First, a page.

When I first explored Apulia in the early 1980s, I was struck by how different the south was from the rest of Italy. It felt like another country with its low-rise limestone outcrops, olive-clad coastal plains, startlingly beautiful white-painted hill towns and the ‘unimproved’ buildings within the once-great maritime cities. Above all, I remember the noble Romanesque churches that arose in the wake of the Norman invasion and the formidable fortresses – which were no less impressive when I was there again for a family holiday last summer. It still felt distinct, but much has improved; not least the food, which now ranks with anywhere in Italy for quality and originality. Which is why, of course, we have Gastronomic Puglia – ‘l’orto d’Italia’: food & wine in the vegetable garden of Italy, 28 April–5 May 2019.
London’s Top Ten – Unveiling the most famous sights
10 April, 16 May & 17 July 2019
‘Iconic’ used to be on our list of banned words, but lexicographical inevitability determines that in due course abuse becomes use. Taking the opposite tack to most of our London Days, London’s Top Ten looks at the capital’s most, ahem, iconic buildings with the aim of scraping away the lichenous coating which intrudes on our perception of famous sights and inhibits clear-eyed appraisal of their aesthetic worth and historical significance. I find it a fascinating exercise, and will definitely be there on 10th April; I am the speaker.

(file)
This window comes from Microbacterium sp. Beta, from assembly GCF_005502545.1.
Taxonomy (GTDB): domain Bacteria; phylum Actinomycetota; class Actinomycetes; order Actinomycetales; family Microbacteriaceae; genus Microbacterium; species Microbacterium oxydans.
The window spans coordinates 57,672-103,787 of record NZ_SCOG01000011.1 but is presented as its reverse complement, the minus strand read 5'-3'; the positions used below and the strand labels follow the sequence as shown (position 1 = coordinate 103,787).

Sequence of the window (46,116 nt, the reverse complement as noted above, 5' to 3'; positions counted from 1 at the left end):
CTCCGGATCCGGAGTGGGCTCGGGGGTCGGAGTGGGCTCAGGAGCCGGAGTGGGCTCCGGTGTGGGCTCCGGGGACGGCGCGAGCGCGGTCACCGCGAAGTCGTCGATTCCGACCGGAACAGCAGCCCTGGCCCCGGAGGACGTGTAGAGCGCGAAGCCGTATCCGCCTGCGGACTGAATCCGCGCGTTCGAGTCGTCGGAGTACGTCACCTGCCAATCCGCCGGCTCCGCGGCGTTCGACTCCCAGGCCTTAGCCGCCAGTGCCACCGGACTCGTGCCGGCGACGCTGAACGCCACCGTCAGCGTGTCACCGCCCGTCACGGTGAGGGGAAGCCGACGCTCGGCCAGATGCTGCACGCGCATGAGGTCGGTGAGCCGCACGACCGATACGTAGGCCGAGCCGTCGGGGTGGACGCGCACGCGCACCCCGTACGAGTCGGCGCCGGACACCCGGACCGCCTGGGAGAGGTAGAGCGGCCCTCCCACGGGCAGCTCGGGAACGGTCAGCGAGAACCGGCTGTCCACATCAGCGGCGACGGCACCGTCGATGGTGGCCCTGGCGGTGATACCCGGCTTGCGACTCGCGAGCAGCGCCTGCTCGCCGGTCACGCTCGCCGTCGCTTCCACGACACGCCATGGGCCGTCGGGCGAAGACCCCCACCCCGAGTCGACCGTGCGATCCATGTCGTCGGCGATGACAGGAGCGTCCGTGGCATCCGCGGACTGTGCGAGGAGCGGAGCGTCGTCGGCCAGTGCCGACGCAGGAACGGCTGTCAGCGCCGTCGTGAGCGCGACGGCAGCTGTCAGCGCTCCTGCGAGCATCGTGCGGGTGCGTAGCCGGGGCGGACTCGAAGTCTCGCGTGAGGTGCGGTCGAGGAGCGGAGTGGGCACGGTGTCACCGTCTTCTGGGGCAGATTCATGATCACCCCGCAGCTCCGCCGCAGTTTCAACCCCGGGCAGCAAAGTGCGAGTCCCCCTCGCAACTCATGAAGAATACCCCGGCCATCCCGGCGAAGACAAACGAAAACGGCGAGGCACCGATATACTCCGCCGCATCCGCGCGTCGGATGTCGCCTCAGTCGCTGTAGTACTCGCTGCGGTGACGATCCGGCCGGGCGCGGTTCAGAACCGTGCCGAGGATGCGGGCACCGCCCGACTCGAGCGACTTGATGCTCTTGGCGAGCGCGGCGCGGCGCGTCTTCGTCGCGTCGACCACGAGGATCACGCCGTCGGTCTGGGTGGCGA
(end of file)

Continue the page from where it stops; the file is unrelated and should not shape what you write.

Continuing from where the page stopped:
Is this the perfect MRT Festival? Wonderful venues, some of the finest choral ensembles in the country, based in a beautiful city, and musically coherent and appropriate to place. Coincidentally, I spent several days after Christmas in and around Wells and many hours in the cathedral, and became completely enamoured. There are also concerts in cathedrals and great churches at Gloucester, Exeter, Bath, Bristol and Taunton, eight in all, with Stile Antico, Ex Cathedra, the Oxford Consort, Gallicantus, Voces8 and the National Youth Chamber Choir of Great Britain, with instrumental contributions from star violinist Rachel Podger and Instruments of Time and Truth. I will definitely be there.
Sometimes there is no discernible border between an exciting idea and sheer madness. Sensible people learn to put aside such episodes of imaginative turmoil and return to Earth, but that makes life less interesting. Imagine sourcing a harpsichord tuner in a remote Sicilian hill town, or persuading a town council to allow the use of their opera house for an opera (haven’t had one for years) for an audience of imported Inglesi. Our wonderful Italy team have sorted it all out, and Opera in Southern Sicily will be spectacular. The music directors are a roll call of the best of British talent – David Bates, Christian Curnyn, Sam Evans, Ian Page – and the soloists are dazzling: Lucy Crowe, Lawrence Zazzo, Patricia Bardon, Mhairi Lawson, Hilary Summers, Nick Pritchard, Ben Appl and Mark Stone to name (invidiously) a few. And then there is the beauty of Sicily. I will be there or be dead.